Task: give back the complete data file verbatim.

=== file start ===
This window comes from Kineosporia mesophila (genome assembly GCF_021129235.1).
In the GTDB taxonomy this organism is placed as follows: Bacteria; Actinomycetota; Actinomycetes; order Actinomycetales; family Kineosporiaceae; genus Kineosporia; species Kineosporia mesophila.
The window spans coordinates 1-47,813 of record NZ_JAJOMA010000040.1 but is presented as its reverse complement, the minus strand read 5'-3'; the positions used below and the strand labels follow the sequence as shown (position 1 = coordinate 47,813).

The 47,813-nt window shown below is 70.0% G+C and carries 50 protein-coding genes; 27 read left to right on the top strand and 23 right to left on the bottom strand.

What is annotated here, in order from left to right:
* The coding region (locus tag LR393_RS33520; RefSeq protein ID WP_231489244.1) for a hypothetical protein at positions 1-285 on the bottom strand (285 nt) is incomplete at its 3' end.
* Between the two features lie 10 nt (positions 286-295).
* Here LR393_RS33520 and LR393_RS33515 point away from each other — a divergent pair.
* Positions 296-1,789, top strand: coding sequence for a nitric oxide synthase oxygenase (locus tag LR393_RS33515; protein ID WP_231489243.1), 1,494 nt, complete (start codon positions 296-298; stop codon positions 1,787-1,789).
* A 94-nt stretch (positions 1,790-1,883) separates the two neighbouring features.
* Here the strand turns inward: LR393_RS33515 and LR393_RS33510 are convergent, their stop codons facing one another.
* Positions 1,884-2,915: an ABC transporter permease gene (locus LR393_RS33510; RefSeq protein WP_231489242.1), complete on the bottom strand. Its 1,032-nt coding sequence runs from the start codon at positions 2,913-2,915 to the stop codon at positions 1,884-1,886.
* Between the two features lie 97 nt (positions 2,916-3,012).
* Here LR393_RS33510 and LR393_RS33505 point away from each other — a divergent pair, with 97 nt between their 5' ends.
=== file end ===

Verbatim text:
This window comes from Kineosporia mesophila (genome assembly GCF_021129235.1).
In the GTDB taxonomy this organism is placed as follows: Bacteria; Actinomycetota; Actinomycetes; order Actinomycetales; family Kineosporiaceae; genus Kineosporia; species Kineosporia mesophila.
The window spans coordinates 1-47,813 of record NZ_JAJOMA010000040.1 but is presented as its reverse complement, the minus strand read 5'-3'; the positions used below and the strand labels follow the sequence as shown (position 1 = coordinate 47,813).

The 47,813-nt window shown below is 70.0% G+C and carries 50 protein-coding genes; 27 read left to right on the top strand and 23 right to left on the bottom strand.

What is annotated here, in order from left to right:
* The coding region (locus tag LR393_RS33520; RefSeq protein ID WP_231489244.1) for a hypothetical protein at positions 1-285 on the bottom strand (285 nt) is incomplete at its 3' end.
* Between the two features lie 10 nt (positions 286-295).
* Here LR393_RS33520 and LR393_RS33515 point away from each other — a divergent pair.
* Positions 296-1,789, top strand: coding sequence for a nitric oxide synthase oxygenase (locus tag LR393_RS33515; protein ID WP_231489243.1), 1,494 nt, complete (start codon positions 296-298; stop codon positions 1,787-1,789).
* A 94-nt stretch (positions 1,790-1,883) separates the two neighbouring features.
* Here the strand turns inward: LR393_RS33515 and LR393_RS33510 are convergent, their stop codons facing one another.
* Positions 1,884-2,915: an ABC transporter permease gene (locus LR393_RS33510; RefSeq protein WP_231489242.1), complete on the bottom strand. Its 1,032-nt coding sequence runs from the start codon at positions 2,913-2,915 to the stop codon at positions 1,884-1,886.
* Between the two features lie 97 nt (positions 2,916-3,012).
* Here LR393_RS33510 and LR393_RS33505 point away from each other — a divergent pair, with 97 nt between their 5' ends.